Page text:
Ben Hills. WARNING: Aboriginal and Torres Strait Islander viewers are advised that the following article contains images of deceased persons.
A young Aboriginal woman lies dying in agony on the floor of a police lock-up while officers laugh, mock her as a “junkie” and accuse her of “faking” her fatal illness. How can this still be happening in Australia, 25 years after the report of the Royal Commission into Black Deaths in Custody was supposed to put an end to it?
You can see the grave from the porch of the little fibro-clad cottage where Carol Roe lives with a clutter of children from her extended family. It’s less than 100 metres away, across the road and through the newly-erected wire fence that surrounds the cemetery of the Western Australian port of Geraldton.
Lot number 7919 is carpeted with a rainbow of coloured plastic flowers, and at night solar-powered fairy lights illuminate it. But there is no gravestone yet at its head – that will have to wait until the unyielding brick-red soil of the Yamatji Country of Carol’s ancestors has sunk to a stable level.
This is the last resting place of Carol’s dearly-loved granddaughter Julieka Dhu*, the “bright, bubbly” girl she cared for during most of her childhood, and buried here nearly two years ago, dead at the age of 22.
Carol Roe doesn’t celebrate Christmas nowadays – no decorations, no turkey – because Julieka’s birthday was the following day, Boxing Day 1991. Instead, she walks across the road and sits by the grave with tears running down her face as she remembers sitting in a Perth courthouse watching the ghastly videos of her granddaughter sobbing, groaning and begging for help as she lay dying on the concrete floor of a police cell.
In the background someone can be heard laughing. A witness tells the inquest that a police sergeant stoops down and whispers in Julieka’s ear that she is a “f—- junkie” and “faking” her agony. Asked to help, a policewoman says “I am not going to hurt my back for her.” They drag the helpless young woman from her cell “like a dead kangaroo,” gasps her mother, from the court’s public gallery. An hour later she is pronounced dead.
“We want justice for Julieka,” says Carol, clutching a poster calling for a National Day of Action as she takes me to the grave. “They let her die like a dog. We want to see the police, the medical people and the mongrel who hurt her in the first place brought to justice.”
Twenty five years after the Royal Commission on Black Deaths in Custody brought down its seminal report, shocking Australia with its account of 99 Aboriginal deaths in police or prison custody over the previous decade – with the causes ranging from neglect to suicide to homicide – little has changed. Julieka’s death has only sparked national outrage because of the callous neglect of those supposed to be caring for her, which was exposed at the Coroner’s inquest.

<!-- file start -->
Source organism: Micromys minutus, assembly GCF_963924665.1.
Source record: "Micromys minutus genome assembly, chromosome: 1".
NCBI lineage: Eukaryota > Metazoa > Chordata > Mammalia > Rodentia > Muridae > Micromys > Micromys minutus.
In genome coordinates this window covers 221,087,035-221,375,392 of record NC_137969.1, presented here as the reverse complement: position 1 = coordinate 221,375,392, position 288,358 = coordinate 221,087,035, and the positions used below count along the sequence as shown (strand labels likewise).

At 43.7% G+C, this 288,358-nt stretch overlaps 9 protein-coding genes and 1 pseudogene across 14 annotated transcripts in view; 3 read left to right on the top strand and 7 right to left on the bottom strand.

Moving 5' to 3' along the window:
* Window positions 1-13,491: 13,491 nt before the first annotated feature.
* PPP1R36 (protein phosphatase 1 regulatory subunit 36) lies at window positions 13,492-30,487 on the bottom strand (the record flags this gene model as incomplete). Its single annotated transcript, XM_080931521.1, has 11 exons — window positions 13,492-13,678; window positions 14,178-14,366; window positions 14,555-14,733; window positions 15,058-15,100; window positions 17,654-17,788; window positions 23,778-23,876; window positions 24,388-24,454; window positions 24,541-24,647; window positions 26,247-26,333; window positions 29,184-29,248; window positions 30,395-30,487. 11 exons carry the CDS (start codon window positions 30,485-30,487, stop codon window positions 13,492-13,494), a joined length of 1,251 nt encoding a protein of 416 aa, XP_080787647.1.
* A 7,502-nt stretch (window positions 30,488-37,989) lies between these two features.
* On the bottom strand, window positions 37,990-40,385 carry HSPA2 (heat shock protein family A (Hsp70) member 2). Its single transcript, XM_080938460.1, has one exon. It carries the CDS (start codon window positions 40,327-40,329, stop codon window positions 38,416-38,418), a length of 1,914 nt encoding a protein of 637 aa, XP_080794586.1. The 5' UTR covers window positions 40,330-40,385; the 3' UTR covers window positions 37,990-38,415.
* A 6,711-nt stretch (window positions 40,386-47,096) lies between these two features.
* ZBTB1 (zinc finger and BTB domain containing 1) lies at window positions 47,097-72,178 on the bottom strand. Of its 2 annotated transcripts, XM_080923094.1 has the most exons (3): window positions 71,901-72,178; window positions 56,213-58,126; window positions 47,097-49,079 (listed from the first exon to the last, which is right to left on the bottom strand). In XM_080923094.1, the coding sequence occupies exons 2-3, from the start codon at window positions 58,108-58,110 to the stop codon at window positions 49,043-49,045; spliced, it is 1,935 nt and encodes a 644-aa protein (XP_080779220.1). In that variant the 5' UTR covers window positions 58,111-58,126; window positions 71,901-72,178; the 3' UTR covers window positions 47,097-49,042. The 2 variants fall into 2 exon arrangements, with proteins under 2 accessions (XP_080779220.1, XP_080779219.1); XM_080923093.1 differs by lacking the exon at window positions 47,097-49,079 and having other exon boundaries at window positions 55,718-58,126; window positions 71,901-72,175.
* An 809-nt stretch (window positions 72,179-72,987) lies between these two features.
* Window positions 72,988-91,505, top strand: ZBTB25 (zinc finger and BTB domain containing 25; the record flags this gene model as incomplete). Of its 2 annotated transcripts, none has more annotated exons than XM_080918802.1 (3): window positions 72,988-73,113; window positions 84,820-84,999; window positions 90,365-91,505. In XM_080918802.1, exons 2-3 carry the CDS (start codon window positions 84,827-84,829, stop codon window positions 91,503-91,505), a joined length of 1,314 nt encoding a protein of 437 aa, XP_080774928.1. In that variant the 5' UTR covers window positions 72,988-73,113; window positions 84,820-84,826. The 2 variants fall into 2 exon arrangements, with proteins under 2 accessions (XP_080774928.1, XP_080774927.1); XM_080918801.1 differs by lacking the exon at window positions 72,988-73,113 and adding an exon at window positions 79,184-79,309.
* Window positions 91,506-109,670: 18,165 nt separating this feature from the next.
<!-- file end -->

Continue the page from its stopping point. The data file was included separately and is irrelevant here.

For Julieka’s uncle, Sean Harris, who has accompanied us to the cemetery, her death was doubly distressing. In 1988, as an 11-year-old boy, his father took him to a demonstration in the Geraldton town centre to protest over the hanging in a police cell of a young local Aboriginal footballer named Edward Cameron.
It turned into a riot as 300 or so angry protesters overwhelmed police, shouting that they were murderers, and smashing every shop window in the main street. It was one of the deaths investigated by the Royal Commission – and yet, says Sean, “Here we are nearly 30 years later and nothing has changed.”
Julieka was “adopted” by her “Nanna” when she was three years old and her mother, Della Roe, separated from her husband and moved away from Geraldton. “It’s not good for a kid to be moving around all over the place… I was happy to have her here with me,” she says.
It was an uneventful childhood in the bustling seaside provincial city 424 kilometres north of Perth, where the large Aboriginal population can still indulge in their traditional pastime of diving for rock lobster off the inshore reefs.
Dark-skinned and slightly-built, when she left school Julieka seems to have fallen in with a bad crowd. In the early hours of November 25 2009 – she was still only 17 – a police patrol found her lying asleep on the roadway near Broome’s famous Cable Beach.